Fungal dissemination is limited by liver macrophage filtration of the blood

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Sun, D., Sun, P., Li, H. et al. Fungal dissemination is limited by liver macrophage filtration of the blood. Nat Commun 10, 4566 (2019).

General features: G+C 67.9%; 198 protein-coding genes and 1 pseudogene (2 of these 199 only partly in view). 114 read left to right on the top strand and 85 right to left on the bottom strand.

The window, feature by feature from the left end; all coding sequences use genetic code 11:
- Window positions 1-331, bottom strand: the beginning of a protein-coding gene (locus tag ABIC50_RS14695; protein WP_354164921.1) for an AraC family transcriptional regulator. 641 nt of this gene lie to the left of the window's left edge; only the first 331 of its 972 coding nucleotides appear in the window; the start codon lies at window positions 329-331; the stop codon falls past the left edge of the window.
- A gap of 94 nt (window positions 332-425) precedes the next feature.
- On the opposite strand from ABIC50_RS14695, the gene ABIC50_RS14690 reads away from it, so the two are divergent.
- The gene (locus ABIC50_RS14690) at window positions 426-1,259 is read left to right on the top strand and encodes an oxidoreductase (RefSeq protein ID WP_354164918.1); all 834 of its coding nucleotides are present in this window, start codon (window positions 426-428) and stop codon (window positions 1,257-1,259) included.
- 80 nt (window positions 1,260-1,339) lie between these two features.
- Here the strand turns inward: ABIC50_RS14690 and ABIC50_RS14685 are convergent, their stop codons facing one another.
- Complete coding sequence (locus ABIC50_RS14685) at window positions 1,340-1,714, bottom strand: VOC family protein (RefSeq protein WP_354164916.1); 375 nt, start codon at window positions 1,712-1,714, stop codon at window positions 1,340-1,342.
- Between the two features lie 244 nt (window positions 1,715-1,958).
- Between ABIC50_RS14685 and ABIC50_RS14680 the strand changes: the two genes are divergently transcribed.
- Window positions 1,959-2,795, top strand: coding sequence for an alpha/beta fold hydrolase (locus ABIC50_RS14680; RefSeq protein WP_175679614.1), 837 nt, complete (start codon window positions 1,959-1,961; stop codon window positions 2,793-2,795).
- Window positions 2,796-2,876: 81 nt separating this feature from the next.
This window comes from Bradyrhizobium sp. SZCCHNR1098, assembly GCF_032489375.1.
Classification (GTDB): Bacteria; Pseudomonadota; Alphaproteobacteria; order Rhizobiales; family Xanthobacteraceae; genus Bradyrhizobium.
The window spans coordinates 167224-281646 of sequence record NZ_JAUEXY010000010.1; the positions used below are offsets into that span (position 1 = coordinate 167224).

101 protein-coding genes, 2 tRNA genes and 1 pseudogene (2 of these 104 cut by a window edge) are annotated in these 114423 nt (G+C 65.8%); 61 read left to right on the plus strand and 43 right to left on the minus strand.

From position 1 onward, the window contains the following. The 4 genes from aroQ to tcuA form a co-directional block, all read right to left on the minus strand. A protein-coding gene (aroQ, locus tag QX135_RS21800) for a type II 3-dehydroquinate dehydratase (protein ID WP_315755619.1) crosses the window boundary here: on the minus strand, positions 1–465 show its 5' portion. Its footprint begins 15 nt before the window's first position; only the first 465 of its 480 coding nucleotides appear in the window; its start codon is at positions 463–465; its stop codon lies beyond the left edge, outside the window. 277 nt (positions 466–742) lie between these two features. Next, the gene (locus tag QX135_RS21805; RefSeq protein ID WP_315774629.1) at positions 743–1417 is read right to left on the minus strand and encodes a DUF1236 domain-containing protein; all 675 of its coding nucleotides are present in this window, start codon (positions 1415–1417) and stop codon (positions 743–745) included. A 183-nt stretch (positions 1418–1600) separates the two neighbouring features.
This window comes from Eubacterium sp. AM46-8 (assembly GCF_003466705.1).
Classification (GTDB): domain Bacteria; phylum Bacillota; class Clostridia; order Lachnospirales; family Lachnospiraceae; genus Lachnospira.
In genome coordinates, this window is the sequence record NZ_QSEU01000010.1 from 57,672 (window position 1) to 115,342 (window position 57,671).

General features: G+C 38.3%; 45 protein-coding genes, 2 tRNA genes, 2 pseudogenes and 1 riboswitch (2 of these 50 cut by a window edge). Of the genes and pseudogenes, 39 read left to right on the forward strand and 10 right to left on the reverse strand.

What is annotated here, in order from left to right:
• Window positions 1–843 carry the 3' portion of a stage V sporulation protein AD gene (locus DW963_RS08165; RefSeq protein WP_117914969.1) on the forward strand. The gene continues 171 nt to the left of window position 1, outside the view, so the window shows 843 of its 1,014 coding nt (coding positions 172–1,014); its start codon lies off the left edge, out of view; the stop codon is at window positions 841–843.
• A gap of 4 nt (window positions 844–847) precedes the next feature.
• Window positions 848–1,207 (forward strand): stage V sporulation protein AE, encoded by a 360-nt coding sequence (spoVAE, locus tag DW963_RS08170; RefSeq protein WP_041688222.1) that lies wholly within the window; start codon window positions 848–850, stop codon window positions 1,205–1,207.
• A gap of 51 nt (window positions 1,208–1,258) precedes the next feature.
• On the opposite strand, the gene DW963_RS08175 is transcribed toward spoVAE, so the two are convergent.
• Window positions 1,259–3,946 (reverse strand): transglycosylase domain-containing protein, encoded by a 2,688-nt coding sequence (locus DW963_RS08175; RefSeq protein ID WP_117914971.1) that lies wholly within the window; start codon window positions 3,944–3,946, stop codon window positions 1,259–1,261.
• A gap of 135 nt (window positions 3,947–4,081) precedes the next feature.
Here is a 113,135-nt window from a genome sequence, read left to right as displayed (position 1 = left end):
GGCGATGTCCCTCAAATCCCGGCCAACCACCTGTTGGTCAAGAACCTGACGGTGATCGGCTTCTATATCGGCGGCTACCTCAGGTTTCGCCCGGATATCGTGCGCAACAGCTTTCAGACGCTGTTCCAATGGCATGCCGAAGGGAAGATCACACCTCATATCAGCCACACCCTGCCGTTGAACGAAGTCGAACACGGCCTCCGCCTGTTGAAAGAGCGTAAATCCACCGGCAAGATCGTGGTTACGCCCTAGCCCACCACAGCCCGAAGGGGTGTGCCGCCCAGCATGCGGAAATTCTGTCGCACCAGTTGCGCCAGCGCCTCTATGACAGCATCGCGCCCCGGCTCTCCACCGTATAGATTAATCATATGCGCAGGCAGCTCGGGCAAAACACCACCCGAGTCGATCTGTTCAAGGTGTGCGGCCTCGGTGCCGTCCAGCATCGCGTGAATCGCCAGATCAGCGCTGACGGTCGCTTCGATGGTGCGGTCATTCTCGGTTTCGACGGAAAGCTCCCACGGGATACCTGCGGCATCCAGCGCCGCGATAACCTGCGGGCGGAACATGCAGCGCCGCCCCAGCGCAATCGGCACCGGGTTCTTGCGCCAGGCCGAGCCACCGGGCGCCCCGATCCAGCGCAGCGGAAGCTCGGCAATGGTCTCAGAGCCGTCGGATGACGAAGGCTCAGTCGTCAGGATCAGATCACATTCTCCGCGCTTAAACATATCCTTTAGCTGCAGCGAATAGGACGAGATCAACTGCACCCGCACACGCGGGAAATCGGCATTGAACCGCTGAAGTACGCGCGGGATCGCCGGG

Fungal dissemination into the bloodstream is a critical step leading to invasive fungal infections. Here, using intravital imaging, we show that Kupffer cells (KCs) in the liver have a prominent function in the capture of circulating Cryptococcus neoformans and Candida albicans, thereby reducing fungal dissemination to target organs. Complement C3 but not C5, and complement receptor CRIg but not CR3, are involved in capture of C. neoformans. Internalization of C. neoformans by KCs is subsequently mediated by multiple receptors, including CR3, CRIg, and scavenger receptors, which work synergistically along with C5aR signaling. Following phagocytosis, the growth of C. neoformans is inhibited by KCs in an IFN-γ independent manner. Thus, the liver filters disseminating fungi from circulation via KCs, providing a mechanistic explanation for the enhanced risk of cryptococcosis among individuals with liver diseases, and suggesting a therapeutic strategy to prevent fungal dissemination through enhancing KC functions.


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